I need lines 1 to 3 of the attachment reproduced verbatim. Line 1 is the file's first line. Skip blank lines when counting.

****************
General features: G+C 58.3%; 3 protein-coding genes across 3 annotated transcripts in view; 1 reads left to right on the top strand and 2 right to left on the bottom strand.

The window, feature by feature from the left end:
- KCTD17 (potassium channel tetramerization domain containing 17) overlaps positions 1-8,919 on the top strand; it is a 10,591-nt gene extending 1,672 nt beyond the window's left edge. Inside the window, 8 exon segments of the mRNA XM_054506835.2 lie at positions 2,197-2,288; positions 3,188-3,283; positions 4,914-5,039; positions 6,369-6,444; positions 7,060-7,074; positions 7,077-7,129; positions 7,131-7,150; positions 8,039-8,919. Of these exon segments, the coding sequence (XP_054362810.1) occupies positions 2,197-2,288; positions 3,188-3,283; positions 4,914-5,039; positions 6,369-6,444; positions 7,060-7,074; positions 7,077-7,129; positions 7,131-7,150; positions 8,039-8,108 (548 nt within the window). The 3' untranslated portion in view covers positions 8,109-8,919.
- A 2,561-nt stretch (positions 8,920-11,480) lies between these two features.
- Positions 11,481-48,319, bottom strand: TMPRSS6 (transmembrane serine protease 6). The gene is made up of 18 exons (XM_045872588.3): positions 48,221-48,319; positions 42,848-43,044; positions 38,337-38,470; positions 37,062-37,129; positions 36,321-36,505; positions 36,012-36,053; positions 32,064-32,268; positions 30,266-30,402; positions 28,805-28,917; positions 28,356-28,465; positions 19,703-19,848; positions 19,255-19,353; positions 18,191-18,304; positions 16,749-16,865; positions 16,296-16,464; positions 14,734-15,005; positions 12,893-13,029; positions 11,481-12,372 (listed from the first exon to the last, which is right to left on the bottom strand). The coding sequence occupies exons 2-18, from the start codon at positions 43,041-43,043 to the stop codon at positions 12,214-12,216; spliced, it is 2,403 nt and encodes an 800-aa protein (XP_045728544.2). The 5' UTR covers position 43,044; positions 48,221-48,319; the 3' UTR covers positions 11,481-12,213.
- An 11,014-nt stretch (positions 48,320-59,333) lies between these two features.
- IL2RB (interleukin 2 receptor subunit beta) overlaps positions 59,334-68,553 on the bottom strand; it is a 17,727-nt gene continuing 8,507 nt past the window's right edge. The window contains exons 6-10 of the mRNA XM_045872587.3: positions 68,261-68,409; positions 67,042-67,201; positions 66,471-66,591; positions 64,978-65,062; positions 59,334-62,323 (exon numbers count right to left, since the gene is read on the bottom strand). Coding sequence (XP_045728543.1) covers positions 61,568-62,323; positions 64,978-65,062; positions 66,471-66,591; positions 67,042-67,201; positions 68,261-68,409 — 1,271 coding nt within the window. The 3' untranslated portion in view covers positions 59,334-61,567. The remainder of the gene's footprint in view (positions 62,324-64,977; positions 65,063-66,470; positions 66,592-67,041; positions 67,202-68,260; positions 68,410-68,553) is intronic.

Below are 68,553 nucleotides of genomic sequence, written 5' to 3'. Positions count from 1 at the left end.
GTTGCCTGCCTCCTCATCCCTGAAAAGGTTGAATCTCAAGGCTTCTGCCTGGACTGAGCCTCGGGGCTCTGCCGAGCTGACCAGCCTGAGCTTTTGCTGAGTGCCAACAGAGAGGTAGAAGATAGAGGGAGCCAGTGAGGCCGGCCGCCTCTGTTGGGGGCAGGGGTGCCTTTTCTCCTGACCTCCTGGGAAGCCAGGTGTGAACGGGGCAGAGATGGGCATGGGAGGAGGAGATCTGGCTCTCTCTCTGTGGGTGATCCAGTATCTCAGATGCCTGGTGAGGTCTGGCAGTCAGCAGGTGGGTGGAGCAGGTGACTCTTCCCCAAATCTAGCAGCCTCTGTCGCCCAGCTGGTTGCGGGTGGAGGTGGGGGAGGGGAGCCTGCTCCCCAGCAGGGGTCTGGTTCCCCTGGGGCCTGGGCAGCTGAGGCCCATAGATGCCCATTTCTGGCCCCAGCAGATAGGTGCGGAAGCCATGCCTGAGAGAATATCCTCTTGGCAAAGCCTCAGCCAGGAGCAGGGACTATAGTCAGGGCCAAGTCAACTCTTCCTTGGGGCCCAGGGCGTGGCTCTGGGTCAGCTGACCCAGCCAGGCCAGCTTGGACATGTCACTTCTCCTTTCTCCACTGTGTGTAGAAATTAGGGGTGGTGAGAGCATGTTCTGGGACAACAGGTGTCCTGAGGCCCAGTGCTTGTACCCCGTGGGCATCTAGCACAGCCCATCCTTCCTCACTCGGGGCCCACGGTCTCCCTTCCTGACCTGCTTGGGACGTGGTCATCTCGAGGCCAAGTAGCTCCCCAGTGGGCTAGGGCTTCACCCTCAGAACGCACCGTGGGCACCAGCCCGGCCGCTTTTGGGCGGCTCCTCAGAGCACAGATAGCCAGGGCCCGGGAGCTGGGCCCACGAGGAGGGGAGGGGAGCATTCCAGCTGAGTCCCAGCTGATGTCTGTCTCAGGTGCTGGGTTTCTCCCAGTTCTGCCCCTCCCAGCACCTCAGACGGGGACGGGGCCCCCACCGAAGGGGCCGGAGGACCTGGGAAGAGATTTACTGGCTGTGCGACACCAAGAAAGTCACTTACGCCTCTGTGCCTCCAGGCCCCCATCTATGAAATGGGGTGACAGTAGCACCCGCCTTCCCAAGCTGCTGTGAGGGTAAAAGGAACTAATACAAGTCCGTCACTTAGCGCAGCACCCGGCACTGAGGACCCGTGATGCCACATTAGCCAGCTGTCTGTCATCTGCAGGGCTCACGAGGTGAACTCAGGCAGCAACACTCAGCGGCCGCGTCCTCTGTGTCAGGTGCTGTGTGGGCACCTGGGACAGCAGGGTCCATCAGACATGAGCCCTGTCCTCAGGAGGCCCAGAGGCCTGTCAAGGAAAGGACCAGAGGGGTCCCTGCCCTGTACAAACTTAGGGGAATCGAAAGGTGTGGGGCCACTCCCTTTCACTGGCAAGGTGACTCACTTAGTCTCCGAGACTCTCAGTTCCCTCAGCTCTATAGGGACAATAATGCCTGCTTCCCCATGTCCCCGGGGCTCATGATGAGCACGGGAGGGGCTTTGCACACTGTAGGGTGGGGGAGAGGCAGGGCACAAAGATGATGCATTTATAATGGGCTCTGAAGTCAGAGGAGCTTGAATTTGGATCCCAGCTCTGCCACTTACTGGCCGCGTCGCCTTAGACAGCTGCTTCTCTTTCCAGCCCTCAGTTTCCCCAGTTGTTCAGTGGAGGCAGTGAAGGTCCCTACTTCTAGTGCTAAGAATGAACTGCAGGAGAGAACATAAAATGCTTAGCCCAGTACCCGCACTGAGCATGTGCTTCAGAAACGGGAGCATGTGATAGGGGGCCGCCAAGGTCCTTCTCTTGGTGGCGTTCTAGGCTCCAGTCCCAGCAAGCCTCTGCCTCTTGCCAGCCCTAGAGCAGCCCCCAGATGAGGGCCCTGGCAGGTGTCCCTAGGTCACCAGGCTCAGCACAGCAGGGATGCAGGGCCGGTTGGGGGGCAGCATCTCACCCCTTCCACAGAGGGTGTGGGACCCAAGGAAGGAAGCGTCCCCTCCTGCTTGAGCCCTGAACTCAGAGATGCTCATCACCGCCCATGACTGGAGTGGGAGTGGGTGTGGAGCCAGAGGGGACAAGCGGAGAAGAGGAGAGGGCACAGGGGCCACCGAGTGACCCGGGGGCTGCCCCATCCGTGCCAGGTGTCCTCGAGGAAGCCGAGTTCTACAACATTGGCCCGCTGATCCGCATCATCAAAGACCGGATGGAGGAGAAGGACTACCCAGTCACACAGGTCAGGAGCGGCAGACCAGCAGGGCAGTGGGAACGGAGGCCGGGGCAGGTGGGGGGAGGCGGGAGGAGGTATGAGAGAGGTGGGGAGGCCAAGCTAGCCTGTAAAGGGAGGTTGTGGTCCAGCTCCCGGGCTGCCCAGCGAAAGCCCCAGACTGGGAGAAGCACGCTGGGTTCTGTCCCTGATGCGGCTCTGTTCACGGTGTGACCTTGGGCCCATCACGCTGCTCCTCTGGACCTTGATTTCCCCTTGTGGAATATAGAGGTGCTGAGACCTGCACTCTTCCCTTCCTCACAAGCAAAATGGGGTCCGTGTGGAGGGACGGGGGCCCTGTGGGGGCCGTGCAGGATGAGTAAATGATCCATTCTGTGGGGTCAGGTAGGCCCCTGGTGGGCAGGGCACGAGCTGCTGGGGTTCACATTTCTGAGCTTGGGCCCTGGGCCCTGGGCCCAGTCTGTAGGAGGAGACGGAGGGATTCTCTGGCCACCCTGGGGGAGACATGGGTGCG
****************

General features: G+C 58.3%; 3 protein-coding genes across 3 annotated transcripts in view; 1 reads left to right on the top strand and 2 right to left on the bottom strand.

The window, feature by feature from the left end:
- KCTD17 (potassium channel tetramerization domain containing 17) overlaps positions 1-8,919 on the top strand; it is a 10,591-nt gene extending 1,672 nt beyond the window's left edge. Inside the window, 8 exon segments of the mRNA XM_054506835.2 lie at positions 2,197-2,288; positions 3,188-3,283; positions 4,914-5,039; positions 6,369-6,444; positions 7,060-7,074; positions 7,077-7,129; positions 7,131-7,150; positions 8,039-8,919. Of these exon segments, the coding sequence (XP_054362810.1) occupies positions 2,197-2,288; positions 3,188-3,283; positions 4,914-5,039; positions 6,369-6,444; positions 7,060-7,074; positions 7,077-7,129; positions 7,131-7,150; positions 8,039-8,108 (548 nt within the window). The 3' untranslated portion in view covers positions 8,109-8,919.